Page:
Sister Penny is lying on the couch in her office. All the nurses are back from the dance and she can finally rest, but she can’t stop thinking about Constable Ryan, one of the new policemen who stopped by earlier. She feels that something will inevitably happen with him. Suddenly, there’s a tap at her window, and she sees him there. Sister Penny opens the door; without speaking, but in perfect understanding, he comes in and they make love. Afterwards, Sister Penny quickly gets dressed and Constable Ryan leaves. Neither of them cling to the other.
As a nurse and a caretaker, Sister Penny has appeared up to now impersonal and self-abnegating, although notable for her strong and pleasant appearance. Now, Sister Penny’s own intimate desires come to the fore. Especially in her conservative society, it’s notable that Sister Penny seems completely at ease with her sexuality, fulfilling her sexual needs without making too much of them.
Sister Penny has had many lovers. She feels that they’ve all understood her, knowing that she has no desire for marriage or even a long-term affair, and that her main concerns are her work and her daughter, Elizabeth Ann. Because of this, she feels they meet on equal terms, with a mutual desire for pleasure and joy. After she’s fully dressed, she goes to check on the babies.
Sister Penny’s vocation is much more important to her than achieving a conventional marriage or family. However, she understands that maintaining some romantic life and paying attention to her sexual needs feeds into her vocation, rather than distracting from it.
Sister Penny briefly had a husband, Alan Penny. However, he was killed at the beginning of the war in 1939, when Elizabeth Ann was four. Without the money to keep their own house, Sister Penny and her daughter moved in with Enid, Alan’s mother, an arrangement that lasted long after the war’s end.
Sister Penny’s did once have a conventionally feminine life, which suggests she must have repudiated it for some deliberate reason.
Sister Penny began taking lovers among her patients, many of whom suffered debilitating injuries and had lost faith in society, God, and even their families. She felt they needed her kindness. Later, she became involved with Mervyn, an American soldier. She even considered moving to America to marry him, but he went missing in the Pacific. Later, she had an older lover named Harald, but his death put an end to their liaison.
Sister Penny’s emotional attachment to her first lovers shows her initial ambivalence at pursuing a life outside conventional guidelines for women. However, her ultimate diffidence when these affairs end show that she’s not looking to repeat her first marriage and values her solitude.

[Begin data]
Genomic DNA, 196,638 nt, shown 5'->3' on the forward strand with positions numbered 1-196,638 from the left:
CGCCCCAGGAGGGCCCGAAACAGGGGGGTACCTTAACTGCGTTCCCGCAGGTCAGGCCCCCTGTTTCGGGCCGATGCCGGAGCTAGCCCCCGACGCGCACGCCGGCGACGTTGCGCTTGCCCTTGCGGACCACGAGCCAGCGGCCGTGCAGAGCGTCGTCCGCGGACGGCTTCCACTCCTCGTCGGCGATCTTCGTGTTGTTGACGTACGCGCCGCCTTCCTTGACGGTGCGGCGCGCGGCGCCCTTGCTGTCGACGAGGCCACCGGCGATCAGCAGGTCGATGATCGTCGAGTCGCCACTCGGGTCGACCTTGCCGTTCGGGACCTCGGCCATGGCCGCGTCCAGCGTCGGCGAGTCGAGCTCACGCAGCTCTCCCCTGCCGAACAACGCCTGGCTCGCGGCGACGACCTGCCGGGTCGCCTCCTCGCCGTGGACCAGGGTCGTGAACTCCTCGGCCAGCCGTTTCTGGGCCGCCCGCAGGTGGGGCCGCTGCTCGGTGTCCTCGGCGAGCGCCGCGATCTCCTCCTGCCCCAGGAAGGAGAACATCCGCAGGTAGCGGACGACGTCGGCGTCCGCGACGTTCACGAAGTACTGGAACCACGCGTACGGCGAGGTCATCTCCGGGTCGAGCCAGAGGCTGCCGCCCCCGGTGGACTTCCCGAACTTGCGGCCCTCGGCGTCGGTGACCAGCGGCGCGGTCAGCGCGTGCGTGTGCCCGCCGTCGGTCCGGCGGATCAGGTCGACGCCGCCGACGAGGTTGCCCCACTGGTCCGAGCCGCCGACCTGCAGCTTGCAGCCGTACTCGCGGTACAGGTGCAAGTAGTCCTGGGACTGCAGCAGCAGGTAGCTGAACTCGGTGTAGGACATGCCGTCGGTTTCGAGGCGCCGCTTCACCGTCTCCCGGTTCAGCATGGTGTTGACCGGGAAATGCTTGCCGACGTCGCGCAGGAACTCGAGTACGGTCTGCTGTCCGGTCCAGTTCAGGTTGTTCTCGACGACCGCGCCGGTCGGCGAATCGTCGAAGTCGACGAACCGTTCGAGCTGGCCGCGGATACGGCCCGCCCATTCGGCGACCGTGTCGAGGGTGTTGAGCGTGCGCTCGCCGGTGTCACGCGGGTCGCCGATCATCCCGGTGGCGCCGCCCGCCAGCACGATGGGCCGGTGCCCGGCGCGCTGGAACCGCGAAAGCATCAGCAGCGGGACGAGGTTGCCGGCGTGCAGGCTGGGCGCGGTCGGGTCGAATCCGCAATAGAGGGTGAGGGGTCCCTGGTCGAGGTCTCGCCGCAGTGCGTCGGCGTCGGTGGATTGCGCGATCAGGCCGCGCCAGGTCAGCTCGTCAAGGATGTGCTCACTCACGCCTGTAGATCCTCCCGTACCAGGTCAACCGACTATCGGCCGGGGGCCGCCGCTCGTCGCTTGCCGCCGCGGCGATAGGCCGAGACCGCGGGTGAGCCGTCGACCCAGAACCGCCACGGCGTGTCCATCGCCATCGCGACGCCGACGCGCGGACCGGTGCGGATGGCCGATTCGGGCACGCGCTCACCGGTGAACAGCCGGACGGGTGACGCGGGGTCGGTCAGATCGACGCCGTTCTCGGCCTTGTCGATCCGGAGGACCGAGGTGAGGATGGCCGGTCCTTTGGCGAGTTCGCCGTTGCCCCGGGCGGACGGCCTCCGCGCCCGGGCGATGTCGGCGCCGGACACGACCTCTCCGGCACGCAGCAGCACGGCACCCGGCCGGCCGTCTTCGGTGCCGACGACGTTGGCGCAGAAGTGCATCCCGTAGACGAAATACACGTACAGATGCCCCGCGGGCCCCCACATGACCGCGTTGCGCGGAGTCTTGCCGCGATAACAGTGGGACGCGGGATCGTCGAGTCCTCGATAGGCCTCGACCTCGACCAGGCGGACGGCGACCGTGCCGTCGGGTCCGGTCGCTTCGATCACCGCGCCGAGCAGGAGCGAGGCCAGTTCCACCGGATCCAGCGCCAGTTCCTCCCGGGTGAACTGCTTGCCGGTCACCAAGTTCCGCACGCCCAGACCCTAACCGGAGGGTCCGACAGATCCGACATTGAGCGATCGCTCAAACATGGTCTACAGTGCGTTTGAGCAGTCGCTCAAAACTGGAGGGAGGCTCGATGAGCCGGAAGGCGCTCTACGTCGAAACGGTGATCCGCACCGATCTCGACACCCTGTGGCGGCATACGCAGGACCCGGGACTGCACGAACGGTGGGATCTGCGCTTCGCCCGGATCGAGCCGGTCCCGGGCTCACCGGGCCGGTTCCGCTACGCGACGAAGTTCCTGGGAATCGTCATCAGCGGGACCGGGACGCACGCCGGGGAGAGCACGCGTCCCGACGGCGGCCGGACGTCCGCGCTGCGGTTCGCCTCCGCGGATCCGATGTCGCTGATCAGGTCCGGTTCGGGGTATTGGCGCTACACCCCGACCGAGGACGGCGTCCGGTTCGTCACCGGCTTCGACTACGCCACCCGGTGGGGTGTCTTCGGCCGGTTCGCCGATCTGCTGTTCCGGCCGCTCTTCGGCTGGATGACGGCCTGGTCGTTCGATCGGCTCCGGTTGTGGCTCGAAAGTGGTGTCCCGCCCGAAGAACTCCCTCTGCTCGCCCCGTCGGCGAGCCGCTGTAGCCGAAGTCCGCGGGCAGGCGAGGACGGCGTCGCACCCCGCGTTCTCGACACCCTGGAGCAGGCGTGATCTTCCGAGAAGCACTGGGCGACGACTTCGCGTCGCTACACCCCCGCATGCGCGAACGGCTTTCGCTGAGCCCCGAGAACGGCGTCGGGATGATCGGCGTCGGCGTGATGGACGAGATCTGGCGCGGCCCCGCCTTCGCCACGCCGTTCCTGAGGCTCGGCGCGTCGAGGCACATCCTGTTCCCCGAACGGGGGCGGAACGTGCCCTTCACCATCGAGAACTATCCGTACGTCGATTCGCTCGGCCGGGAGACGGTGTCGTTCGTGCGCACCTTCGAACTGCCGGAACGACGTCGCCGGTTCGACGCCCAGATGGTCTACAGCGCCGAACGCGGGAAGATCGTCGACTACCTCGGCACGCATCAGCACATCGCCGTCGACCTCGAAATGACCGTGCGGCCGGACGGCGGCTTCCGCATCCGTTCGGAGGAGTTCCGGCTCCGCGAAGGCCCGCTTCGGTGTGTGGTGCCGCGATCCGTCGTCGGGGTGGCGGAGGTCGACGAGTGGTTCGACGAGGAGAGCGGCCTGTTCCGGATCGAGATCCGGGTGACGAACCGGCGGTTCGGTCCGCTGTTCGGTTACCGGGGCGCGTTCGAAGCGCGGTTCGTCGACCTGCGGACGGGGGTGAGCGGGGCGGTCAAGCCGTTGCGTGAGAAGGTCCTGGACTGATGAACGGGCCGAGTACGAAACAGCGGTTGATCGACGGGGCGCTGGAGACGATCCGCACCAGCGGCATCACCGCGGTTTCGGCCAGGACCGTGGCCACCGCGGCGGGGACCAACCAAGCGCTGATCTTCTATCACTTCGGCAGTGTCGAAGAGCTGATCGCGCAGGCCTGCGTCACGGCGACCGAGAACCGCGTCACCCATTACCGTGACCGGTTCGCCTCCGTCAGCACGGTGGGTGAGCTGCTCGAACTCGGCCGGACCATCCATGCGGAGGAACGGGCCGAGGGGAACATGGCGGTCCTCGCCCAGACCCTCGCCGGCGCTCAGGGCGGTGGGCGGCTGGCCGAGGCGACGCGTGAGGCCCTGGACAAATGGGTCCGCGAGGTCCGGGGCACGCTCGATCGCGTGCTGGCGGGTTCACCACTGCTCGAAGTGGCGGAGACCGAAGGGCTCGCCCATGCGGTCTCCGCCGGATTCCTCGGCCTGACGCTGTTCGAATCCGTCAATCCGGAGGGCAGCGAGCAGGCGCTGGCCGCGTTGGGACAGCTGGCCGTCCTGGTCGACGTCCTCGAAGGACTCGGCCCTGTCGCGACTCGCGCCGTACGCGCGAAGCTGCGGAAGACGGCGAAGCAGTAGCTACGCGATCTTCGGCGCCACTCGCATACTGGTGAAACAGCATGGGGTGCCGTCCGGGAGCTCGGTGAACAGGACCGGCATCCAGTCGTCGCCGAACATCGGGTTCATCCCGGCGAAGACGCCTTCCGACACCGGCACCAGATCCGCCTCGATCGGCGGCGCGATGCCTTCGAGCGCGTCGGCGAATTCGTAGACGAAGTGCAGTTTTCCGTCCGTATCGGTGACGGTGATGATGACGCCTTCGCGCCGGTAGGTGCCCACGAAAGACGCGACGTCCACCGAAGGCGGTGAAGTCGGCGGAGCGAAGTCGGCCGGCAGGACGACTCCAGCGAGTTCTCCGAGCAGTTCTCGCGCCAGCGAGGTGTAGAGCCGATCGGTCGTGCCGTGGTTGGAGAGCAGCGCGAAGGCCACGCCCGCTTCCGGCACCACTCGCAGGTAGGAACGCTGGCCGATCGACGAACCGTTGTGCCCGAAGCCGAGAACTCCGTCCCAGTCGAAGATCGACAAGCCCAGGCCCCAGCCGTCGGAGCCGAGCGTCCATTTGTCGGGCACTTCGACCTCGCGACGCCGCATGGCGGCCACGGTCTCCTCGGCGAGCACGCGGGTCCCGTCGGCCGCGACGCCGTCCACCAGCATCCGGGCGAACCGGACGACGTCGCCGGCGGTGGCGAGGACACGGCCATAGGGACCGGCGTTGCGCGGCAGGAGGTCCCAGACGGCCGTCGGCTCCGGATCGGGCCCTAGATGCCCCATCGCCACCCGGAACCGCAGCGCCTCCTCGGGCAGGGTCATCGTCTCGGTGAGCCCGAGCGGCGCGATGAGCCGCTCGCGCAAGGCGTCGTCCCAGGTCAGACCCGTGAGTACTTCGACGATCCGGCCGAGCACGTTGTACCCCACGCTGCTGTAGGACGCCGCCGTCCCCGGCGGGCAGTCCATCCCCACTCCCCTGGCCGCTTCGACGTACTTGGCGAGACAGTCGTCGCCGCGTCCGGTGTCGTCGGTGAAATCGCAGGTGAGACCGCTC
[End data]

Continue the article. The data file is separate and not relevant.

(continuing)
Although Sister Penny was discreet, Enid knew about the lovers. In revenge, on her deathbed she bequeathed her house to another relative, even though Sister Penny protested that she and Elizabeth Ann wouldn’t have anywhere to live. By now headed to teachers’ college, Elizabeth Ann boarded with her best friend’s family, and Sister Penny moved to the Golden Age. Mother and daughter now meet every other Saturday and speak on the phone on Wednesday nights.
The bitter breakdown of her relationship with her mother underlines Sister Penny’s inability to fulfill the restrictive role of wife and widow. She’s also not quite at ease in her role as a mother; though she and Elizabeth Ann have parted without qualms on either side, their relationship seems formal and distant.
Although Sister Penny only has a small room now, she’s very content. As a young woman she though she’d quit nursing once she got married, but now she finds her work sustains her more than her brief married life or even her relationship with her daughter. She thinks of herself as a “nomad,” carrying only her few possessions and her professional skills. She feels nursing is an instinct within her; often, she doesn’t even have to think before she makes decisions.
While Enid thought she was punishing her daughter-in-law, she in fact pushed Sister Penny to carve out a modest degree of independence and solitude. Finally leaving her marriage behind, she’s been able to embrace both her vocation and her unconventional romantic life without guilt or apprehension.